Rather than being formulaic — solos / head / solos or some variation, or “free-form,” this CD is exemplary in its compositional intelligence.  The music never seems “written down,” yet each performance has its own larger shape — one that relates to the other compositions.  And the music is given many chances to breathe.  Hear, for example, the pauses on EMPTY HOUSE — music for a film not yet completed, I think.  The listener becomes part of the exploration, wondering, anticipating, delighting.

Here you can hear samples and purchase the CD (it’s also available for download on iTunes).  And here you can watch Roberta and Billy in action — recording this CD.  Here, they improvise in time and space.  And don’t despair: love conquers all!  (As it should.)

May your happiness increase.

BEWITCHED BY BECKY (Sacramento Music Festival, May 2012)

She shall make music wherever she goes!

Becky is our own Rebecca Kilgore, and we are so lucky to be able to see and hear her.  I had the privilege once again at the Sacramento Music Festival.  There she was joined by Dan Barrett (trombone, narratives), and Rossano Sportiello (piano) for a number of wonderful sessions.

I marvel again at the lovely music that these three created for us.

BEWITCHED, BOTHERED, AND BEWILDERED (Rodgers and Hart):

THIS CAN’T BE LOVE (again):

and a Thirties tune that some associate with Connee Boswell, others with the Washboard Rhythm Kings, HUMMIN’ TO MYSELF:

In the presence of the highest art: such beauty is easy to love but not so easy to create.

And I should point out that even though Becky appears with a variety of combos — each one offering beautiful interplay between her voice and the players — the Rebecca Kilgore Quartet (formerly known as B E D) is still thriving!  (That’s Becky, Dan, Eddie Erickson, Joel Forbes.)  Coming soon to a festival / party / concert near you!

But for the moment, we’ll all go on being BEWITCHED.

These three video performances have been approved by the Canadian Film Board of Review.

May your happiness increase.

“A SHIP WITHOUT A SAIL: THE LIFE OF LORENZ HART,” by GARY MARMORSTEIN

The biographer’s chosen task is either difficult or impossible.  Any competent researcher can amass a proliferation of facts, beginning with the subject’s grandparents and concluding with the coroner’s report.  The more public the biographical subject, the easier the task, apparently.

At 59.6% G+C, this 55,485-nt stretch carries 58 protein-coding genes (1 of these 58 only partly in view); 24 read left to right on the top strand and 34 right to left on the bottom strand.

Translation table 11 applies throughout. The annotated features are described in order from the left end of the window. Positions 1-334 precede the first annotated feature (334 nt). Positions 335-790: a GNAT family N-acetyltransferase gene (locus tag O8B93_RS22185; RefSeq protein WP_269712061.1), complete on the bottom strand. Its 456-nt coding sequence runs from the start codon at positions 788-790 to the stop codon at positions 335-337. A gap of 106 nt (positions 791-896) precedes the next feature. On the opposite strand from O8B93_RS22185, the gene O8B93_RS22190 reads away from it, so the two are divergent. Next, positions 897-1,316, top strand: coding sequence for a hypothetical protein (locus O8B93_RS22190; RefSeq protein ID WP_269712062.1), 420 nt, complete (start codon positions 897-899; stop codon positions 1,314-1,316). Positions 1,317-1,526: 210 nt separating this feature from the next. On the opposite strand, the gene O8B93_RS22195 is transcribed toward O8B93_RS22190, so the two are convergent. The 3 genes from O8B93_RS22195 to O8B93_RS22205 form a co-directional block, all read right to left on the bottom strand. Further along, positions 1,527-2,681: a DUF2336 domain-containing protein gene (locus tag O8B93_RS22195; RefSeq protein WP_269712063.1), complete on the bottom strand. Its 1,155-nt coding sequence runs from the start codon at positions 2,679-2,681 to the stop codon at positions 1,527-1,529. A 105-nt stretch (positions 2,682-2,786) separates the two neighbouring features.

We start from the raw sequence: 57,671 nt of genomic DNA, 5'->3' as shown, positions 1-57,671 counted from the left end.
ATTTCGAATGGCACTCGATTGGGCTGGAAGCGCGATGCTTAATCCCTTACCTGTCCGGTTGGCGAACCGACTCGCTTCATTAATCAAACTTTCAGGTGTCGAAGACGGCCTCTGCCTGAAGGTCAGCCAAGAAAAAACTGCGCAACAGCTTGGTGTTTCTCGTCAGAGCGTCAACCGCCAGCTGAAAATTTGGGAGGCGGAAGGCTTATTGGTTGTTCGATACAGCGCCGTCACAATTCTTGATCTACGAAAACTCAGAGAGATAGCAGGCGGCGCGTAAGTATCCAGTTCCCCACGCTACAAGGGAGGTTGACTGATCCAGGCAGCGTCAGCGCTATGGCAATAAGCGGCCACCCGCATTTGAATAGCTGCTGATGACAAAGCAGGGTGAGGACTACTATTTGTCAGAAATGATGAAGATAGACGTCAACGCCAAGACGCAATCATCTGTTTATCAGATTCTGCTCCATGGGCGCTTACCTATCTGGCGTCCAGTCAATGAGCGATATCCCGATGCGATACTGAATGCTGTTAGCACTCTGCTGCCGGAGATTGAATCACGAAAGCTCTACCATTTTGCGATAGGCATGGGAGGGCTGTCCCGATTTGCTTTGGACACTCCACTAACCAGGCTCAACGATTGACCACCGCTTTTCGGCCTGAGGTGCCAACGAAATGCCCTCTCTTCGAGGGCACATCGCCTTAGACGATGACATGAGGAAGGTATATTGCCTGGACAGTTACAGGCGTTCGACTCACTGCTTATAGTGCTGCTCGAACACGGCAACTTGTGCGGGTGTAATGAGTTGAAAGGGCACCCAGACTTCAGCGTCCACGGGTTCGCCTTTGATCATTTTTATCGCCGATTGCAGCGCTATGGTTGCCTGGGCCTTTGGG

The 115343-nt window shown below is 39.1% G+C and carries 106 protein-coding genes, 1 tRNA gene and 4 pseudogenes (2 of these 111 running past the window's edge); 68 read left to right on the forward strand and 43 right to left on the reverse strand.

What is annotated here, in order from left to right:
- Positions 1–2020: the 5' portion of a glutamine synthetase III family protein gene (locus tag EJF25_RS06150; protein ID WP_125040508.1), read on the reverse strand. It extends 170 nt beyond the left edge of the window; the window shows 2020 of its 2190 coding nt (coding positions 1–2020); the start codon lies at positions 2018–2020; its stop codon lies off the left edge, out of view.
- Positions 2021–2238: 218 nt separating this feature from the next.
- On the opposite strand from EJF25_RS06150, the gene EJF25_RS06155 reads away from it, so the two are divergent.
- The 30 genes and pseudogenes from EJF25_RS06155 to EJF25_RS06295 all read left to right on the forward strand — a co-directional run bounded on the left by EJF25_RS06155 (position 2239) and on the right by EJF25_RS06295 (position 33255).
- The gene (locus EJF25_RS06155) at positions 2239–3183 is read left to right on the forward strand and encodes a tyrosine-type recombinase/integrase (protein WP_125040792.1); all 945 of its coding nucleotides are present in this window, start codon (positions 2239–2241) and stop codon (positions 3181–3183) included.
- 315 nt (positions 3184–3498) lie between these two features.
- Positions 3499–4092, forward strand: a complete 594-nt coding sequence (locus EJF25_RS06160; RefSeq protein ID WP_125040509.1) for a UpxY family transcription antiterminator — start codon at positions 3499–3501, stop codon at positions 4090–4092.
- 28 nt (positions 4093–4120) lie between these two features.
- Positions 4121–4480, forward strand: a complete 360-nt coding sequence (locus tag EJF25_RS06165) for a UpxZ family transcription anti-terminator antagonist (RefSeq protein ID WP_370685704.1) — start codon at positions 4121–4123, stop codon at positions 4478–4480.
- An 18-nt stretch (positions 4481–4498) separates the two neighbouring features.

But although readers want to know the facts of the subject’s many lives — creative, philosophical, emotional, quotidian — the questions we want answered are deeper.  I think we ultimately want to know what it felt like to be the person under scrutiny; why did he behave as he did; what choices did he make; what drove him?  And since most of us are puzzles even to ourselves, the answers to these questions are often beyond our reach.

These speculations are the result of my reading A SHIP WITHOUT A SAIL: THE LIFE OF LORENZ HART, by Gary Marmorstein (Simon and Schuster), just published.  Marmorstein does several things very well.  For one, he has taken stock of everything written about Hart — a fourteen-page bibliography and hundreds of endnotes.  He is admirably diligent and more thorough than the two Hart biographies that proceeded this book.

The book moves along at a swift pace, although Marmorstein has chosen often to show that he is as clever as his subject, as witty, as colloquial — often adopting his own version of Thirties slang, where a man gets punched in “the kisser” and a failing business goes “flooey.”  I wish his editor had told the author that referring to the troubles Richard Rodgers had with his collaborator as “Hart-aches” was not wise.  That same editor might have limited Marmorstein’s usage of “must,” as in “Larry must have reacted with a jolt” when watching the sound film THE JAZZ SINGER when there is no evidence to support the speculation.

To his credit, Marmorstein is more candid than his predecessors, although he does not dwell on scandal-mongering.  He is fair to Hart’s collaborator, Richard Rodgers, who on one hand tried to protect Hart from himself and on the other, referred to him as “the shrimp” while Hart was alive and “that little fag” twenty years after Hart’s death.  And where there is room for speculation, Marmorstein painstakingly balances opposing narratives.  In these things, A SHIP WITHOUT A SAIL seems ideal.

But Hart would not have been an easy subject under the best of circumstances, and the facts and myths of his brief life lend themselves to mythologizing.  One such encapsulation of Hart’s hectic, creative, unhappy life is as (in Marmorstein’s coinage) the “lovelorn dwarf.”  Hart was short, under five feet, and although he made and permitted jokes about his height, it was apparently not something he accepted, and it added to his perception of himself as irredeemably physically unattractive.

Hart was a gay man in a profession where homosexuality was more common, but he seems not to have had long-term emotional attachments  He kept no diary and had a habit of disappearing — at night and other times.  Biographers before Marmorstein have speculated where Larry Hart got to, and with whom . . . but all the people who might have told us stories are dead.  Commendably, Marmorstein shuns ancient homophobic formulations, suggesting that Hart drank himself to death because his sexual preference made him miserable, or that Hart chose to be gay because he was unattractive to women.

Any book about Hart also must record his alcoholism, which ultimately contributed to his early death.  But Hart was also incredibly creative — not just in terms of writing new lyrics for show after show, but being someone who could go off with an envelope and pencil and create two new choruses of lyrics while others were taking a break.  (Hart’s creativity makes the author’s choice of title somewhat strange, ill-fitting.)